two fiery daggers red hot.’ The same apparition encountered
them in different rooms, and at last the servants, who were at
the top of the house, throwing some ‘hand grenades’ down the
chimneys of these rooms, the thieves were dispersed. Without
adding further stories of this kind, which may be taken for what
they are worth, it is a generally received belief in ghost lore that
spirits are accustomed to appear in the dresses which they wore
in their lifetime—a notion credited from the days of Pliny the
Younger to the present day.
‘‘But the fact of ghosts appearing in earthly raiment has excited
the ridicule of many philosophers, who, even admitting
the possibility of a spiritual manifestation, deny that there can
be the ghost of a suit of clothes. George Cruikshank, too, who
was no believer in ghosts, sums up the matter thus: ‘As it is
clearly impossible for spirits to wear dresses made of the materials
of earth, we should like to know if there are spiritual outfitting
shops for the clothing of ghosts who pay visits on earth.’
‘‘Whatever the objections may be to the appearance of
ghosts in human attire, they have not hitherto overthrown the
belief in their being seen thus clothed, and Byron, describing
the ‘Black Friar’ who haunted the cloisters and other parts of
Newstead Abbey, tells us that he was always ‘arrayed in cowl,
and beads, and dusky garb.’ Indeed, as Dr. Tylor remarks in
[Primitive Culture] it is ‘an habitual feature of the ghost stories
of the civilised, as of the savage world, that the ghost comes
dressed, and even dressed in well-known clothing worn in life.’
And he adds that the doctrine of object-souls was held by the
Algonquin tribes, the islanders of the Fijian group, and the Karens
of Burmah—it being supposed that not only men and
beasts have souls, but inorganic things. Thus Mariner, describing
the Fijian belief, writes: ‘If a stone or any other substance
is broken, immortality is equally its reward; nay, artificial bodies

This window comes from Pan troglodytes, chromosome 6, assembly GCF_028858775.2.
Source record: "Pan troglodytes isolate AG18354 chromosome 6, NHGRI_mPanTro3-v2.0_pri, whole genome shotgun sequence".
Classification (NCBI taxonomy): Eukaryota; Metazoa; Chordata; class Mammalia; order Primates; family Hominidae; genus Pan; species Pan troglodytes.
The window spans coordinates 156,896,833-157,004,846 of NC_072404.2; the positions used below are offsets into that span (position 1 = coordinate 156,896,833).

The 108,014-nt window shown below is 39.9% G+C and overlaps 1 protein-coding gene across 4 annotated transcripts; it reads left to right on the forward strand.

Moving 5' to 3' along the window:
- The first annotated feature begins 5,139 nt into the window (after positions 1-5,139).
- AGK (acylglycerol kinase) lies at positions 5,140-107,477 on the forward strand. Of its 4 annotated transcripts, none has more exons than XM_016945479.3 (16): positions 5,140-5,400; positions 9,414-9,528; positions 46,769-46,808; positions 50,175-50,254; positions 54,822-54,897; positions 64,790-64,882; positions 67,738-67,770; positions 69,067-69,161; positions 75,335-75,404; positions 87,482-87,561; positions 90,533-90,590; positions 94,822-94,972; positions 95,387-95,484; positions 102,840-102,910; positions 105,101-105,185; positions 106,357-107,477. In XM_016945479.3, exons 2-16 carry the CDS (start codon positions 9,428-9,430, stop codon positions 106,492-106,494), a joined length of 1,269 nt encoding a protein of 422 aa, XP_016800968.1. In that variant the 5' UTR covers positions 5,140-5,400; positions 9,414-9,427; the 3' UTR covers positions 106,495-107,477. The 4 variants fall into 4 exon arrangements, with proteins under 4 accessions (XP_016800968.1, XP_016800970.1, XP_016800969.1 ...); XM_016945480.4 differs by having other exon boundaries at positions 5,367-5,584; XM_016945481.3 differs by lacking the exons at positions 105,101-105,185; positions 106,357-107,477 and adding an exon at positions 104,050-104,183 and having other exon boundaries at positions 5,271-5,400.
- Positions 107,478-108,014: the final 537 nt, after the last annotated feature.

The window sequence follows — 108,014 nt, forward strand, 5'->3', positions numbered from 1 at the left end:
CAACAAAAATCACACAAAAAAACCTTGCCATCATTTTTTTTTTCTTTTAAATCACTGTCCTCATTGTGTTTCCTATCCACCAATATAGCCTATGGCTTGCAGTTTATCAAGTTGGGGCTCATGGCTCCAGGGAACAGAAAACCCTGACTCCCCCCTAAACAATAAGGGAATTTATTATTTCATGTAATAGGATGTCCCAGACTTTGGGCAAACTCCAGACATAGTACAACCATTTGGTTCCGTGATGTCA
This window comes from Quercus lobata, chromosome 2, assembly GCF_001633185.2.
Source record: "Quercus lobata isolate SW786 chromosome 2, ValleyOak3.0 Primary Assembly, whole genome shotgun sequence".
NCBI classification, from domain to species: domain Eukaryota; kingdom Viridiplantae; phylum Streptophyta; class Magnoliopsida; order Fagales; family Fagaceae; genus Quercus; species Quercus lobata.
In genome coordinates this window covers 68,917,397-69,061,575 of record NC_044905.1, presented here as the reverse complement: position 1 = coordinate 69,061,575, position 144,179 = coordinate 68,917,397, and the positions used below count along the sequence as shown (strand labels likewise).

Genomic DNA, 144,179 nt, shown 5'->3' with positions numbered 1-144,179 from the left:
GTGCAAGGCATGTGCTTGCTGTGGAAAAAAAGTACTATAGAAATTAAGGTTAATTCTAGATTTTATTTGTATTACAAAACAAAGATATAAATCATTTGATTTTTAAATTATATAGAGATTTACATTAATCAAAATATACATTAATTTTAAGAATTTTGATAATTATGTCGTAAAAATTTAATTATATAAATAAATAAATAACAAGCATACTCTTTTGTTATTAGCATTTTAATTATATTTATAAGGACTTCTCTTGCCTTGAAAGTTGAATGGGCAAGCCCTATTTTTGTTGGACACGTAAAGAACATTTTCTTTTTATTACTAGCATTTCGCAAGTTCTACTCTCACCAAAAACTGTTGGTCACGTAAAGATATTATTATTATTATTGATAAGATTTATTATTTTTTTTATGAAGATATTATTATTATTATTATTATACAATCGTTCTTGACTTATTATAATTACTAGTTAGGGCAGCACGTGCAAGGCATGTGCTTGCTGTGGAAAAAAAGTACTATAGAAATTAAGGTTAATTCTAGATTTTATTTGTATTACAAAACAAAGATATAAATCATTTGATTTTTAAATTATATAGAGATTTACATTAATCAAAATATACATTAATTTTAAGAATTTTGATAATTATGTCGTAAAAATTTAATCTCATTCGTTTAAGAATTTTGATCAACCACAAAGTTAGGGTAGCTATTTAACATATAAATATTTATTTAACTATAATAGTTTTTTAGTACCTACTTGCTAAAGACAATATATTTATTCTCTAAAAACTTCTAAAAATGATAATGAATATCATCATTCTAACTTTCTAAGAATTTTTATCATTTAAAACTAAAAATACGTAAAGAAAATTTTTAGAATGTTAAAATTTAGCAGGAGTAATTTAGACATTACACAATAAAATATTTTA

have equal good luck with men, and hogs, and yams. If an
axe or a chisel is worn out or broken up, away flies its soul for
the service of the gods. The Fijians can further show you a sort
of natural well, or deep hole in the ground, at one of their isEncyclopedia
of Occultism & Parapsychology • 5th Ed. Dress, Phantom
lands, across the bottom of which runs a stream of water, in
which you may clearly see the souls of men and women, beasts
and plants, stocks and stones, canoes and horses, and of all the
broken utensils of this frail world, swimming, or rather tumbling
along, one over the other, pell-mell, into the regions of
immortality.’ As it has been observed, animistic conceptions of
this kind are no more irrational than the popular idea prevalent
in civilized communities as to spirits appearing in all kinds
of garments.’’
With the development of spirit photography around 1862
as a corroborative aspect of Spiritualist phenomena, the question
of phantom apparel appeared finally to have some objective
basis. However, later experiments in projecting mental pictures
onto photographic materials suggested that mental
impressions might still color representations of the clothing of
phantoms. More important, spirit photography was so deeply
involved in fraud that any data derived from it is at best suspect.
The question of ghost attire is a puzzling one, and it may be
more useful to regard individual cases on their own merit.
Above and beyond spirit photographs, there were many undoubted
examples of deliberate fraud in the representation of
spirit forms produced in materialization séances clothed in a
drapery of ectoplasm, which turned out to be a person covered
with cheesecloth. There were, of course, many examples in
which scientific observers testified to seeing ectoplasm develop
into spirit forms with vague clothing, and there are photographic
records of such materializations in motion, showing
progressive stages of formation and later dissolution. (See the
discussions in From the Unconscious to the Conscious by Gustave
Geley, 1920, and Phenomena of Materialisation by Baron von
Schrenck-Notzing, 1923.) These have, however, been questioned
in this century as more of the clever devices and techniques
for producing materializations have been uncovered.
The experiments of talented exponents of out-of-the-body
travel (astral projection) suggest that phantom clothing may
be a mental creation or in some cases simply the human aura.
The question is discussed by Sylvan J. Muldoon and Hereward
Carrington in the book The Projection of the Astral Body (1929).
According to Muldoon,
‘‘I have noticed that, as a rule, if my physical body were clad
in a certain garb, my astral counterpart would be clothed in an
identical garb. I say as a rule. But again, there have been many
exceptions to that rule—which demonstrates the eccentricities
of the controlling intelligence! Sometimes the physical body
will be clothed, and the astral body will be clothed in a different
manner, e.g. a sort of flimsy gauzy white. This is not at all unusual,
and is perhaps the reason why ‘ghosts’ have invariably
become identified with white garments. Sometimes this astral
garment is mistaken by observers for an ‘aura,’ and sometimes
the aura is mistaken for the garment of white. There is a
distinction. . . . One can be nude in the astral body and the
aura would then act as clothing. In fact, it is my belief that the
clothing is formed from the aura.’’
Muldoon, Sylvan J., and Hereward Carrington. The Projection
of the Astral Body. London: Rider, 1929.